Constitutive laws for biomechanical modeling of refractive surgery

Michael R. Bryant, Peter J McDonnell

Research output: Contribution to journalArticle

Abstract

Membrane inflation tests were performed on fresh, intact human corneas using a fiber optic displacement probe to measure the apical displacements. Finite element models of each test were used to identify the material properties for four different constitutive laws commonly used to model corneal refractive surgery. Finite element models of radial keratotomy using the different best-fit constitutive laws were then compared. The results suggest that the nonlinearity in the response of the cornea is material rather than geometric, and that material nonlinearity is important for modeling refractive surgery. It was also found that linear transverse isotropy is incapable of representing the anisotropy that has been experimentally measured by others, and that a hyperelastic law is not suitable for modeling the stiffening response of the cornea.

Original languageEnglish (US)
Pages (from-to)473-481
Number of pages9
JournalJournal of Biomechanical Engineering
Volume118
Issue number4
StatePublished - Nov 1996
Externally publishedYes

Fingerprint

Refractive Surgical Procedures
Cornea
Surgery
Radial Keratotomy
Anisotropy
Economic Inflation
Fiber optics
Materials properties
Membranes

ASJC Scopus subject areas

  • Biomedical Engineering
  • Biophysics

Cite this

Constitutive laws for biomechanical modeling of refractive surgery. / Bryant, Michael R.; McDonnell, Peter J.

In: Journal of Biomechanical Engineering, Vol. 118, No. 4, 11.1996, p. 473-481.

Research output: Contribution to journalArticle

@article{490c82b84e05492bbf72fa8e17f41a04,
title = "Constitutive laws for biomechanical modeling of refractive surgery",
abstract = "Membrane inflation tests were performed on fresh, intact human corneas using a fiber optic displacement probe to measure the apical displacements. Finite element models of each test were used to identify the material properties for four different constitutive laws commonly used to model corneal refractive surgery. Finite element models of radial keratotomy using the different best-fit constitutive laws were then compared. The results suggest that the nonlinearity in the response of the cornea is material rather than geometric, and that material nonlinearity is important for modeling refractive surgery. It was also found that linear transverse isotropy is incapable of representing the anisotropy that has been experimentally measured by others, and that a hyperelastic law is not suitable for modeling the stiffening response of the cornea.",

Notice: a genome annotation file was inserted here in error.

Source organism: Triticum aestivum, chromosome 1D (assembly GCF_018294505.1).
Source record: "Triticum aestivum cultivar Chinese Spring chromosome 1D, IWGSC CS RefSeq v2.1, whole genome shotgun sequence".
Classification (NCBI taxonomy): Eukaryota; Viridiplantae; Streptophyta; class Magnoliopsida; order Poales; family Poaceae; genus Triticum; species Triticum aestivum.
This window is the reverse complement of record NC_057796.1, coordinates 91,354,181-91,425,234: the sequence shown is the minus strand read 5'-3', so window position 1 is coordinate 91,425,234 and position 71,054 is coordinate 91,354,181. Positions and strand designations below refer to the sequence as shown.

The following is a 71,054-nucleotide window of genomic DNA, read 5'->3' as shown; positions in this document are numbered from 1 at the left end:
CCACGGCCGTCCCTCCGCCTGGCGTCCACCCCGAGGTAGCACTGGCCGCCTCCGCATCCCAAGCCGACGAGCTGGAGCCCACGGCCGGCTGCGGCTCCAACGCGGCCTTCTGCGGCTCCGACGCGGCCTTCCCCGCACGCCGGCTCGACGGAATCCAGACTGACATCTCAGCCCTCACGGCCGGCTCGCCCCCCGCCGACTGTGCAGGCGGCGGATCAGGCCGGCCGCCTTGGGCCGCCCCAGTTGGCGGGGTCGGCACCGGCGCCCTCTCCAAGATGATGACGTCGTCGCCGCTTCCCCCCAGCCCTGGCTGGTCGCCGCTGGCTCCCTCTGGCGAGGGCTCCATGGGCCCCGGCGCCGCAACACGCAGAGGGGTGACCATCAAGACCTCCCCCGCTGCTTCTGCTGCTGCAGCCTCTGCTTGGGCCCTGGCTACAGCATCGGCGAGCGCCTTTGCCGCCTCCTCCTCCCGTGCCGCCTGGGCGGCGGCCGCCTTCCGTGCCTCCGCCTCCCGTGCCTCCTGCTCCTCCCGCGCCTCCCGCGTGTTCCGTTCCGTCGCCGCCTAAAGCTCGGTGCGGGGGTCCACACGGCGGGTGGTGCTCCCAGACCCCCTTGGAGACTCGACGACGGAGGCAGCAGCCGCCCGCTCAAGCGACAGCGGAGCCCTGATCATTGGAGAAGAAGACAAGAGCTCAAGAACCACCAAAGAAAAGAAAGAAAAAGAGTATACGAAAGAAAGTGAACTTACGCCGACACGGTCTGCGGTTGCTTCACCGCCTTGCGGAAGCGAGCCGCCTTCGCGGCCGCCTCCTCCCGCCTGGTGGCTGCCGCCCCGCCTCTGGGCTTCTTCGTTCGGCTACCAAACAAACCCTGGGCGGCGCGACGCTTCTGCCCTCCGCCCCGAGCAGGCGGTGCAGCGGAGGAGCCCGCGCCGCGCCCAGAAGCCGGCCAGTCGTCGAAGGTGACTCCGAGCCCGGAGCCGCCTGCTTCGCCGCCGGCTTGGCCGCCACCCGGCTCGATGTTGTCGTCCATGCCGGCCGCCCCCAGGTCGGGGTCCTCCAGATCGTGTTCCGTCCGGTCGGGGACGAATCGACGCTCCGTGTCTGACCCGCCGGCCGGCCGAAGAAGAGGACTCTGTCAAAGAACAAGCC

author = "Bryant, {Michael R.} and McDonnell, {Peter J}",
year = "1996",
month = "11",
language = "English (US)",
volume = "118",
pages = "473--481",
journal = "Journal of Biomechanical Engineering",
issn = "0148-0731",
publisher = "American Society of Mechanical Engineers(ASME)",
number = "4",

}

TY - JOUR

T1 - Constitutive laws for biomechanical modeling of refractive surgery

AU - Bryant, Michael R.

AU - McDonnell, Peter J

PY - 1996/11

Y1 - 1996/11

N2 - Membrane inflation tests were performed on fresh, intact human corneas using a fiber optic displacement probe to measure the apical displacements. Finite element models of each test were used to identify the material properties for four different constitutive laws commonly used to model corneal refractive surgery. Finite element models of radial keratotomy using the different best-fit constitutive laws were then compared. The results suggest that the nonlinearity in the response of the cornea is material rather than geometric, and that material nonlinearity is important for modeling refractive surgery. It was also found that linear transverse isotropy is incapable of representing the anisotropy that has been experimentally measured by others, and that a hyperelastic law is not suitable for modeling the stiffening response of the cornea.

AB - Membrane inflation tests were performed on fresh, intact human corneas using a fiber optic displacement probe to measure the apical displacements. Finite element models of each test were used to identify the material properties for four different constitutive laws commonly used to model corneal refractive surgery. Finite element models of radial keratotomy using the different best-fit constitutive laws were then compared. The results suggest that the nonlinearity in the response of the cornea is material rather than geometric, and that material nonlinearity is important for modeling refractive surgery. It was also found that linear transverse isotropy is incapable of representing the anisotropy that has been experimentally measured by others, and that a hyperelastic law is not suitable for modeling the stiffening response of the cornea.

UR - http://www.scopus.com/inward/record.url?scp=0030297968&partnerID=8YFLogxK

UR - http://www.scopus.com/inward/citedby.url?scp=0030297968&partnerID=8YFLogxK

M3 - Article

VL - 118

SP - 473

EP - 481

JO - Journal of Biomechanical Engineering

JF - Journal of Biomechanical Engineering

SN - 0148-0731

IS - 4

ER -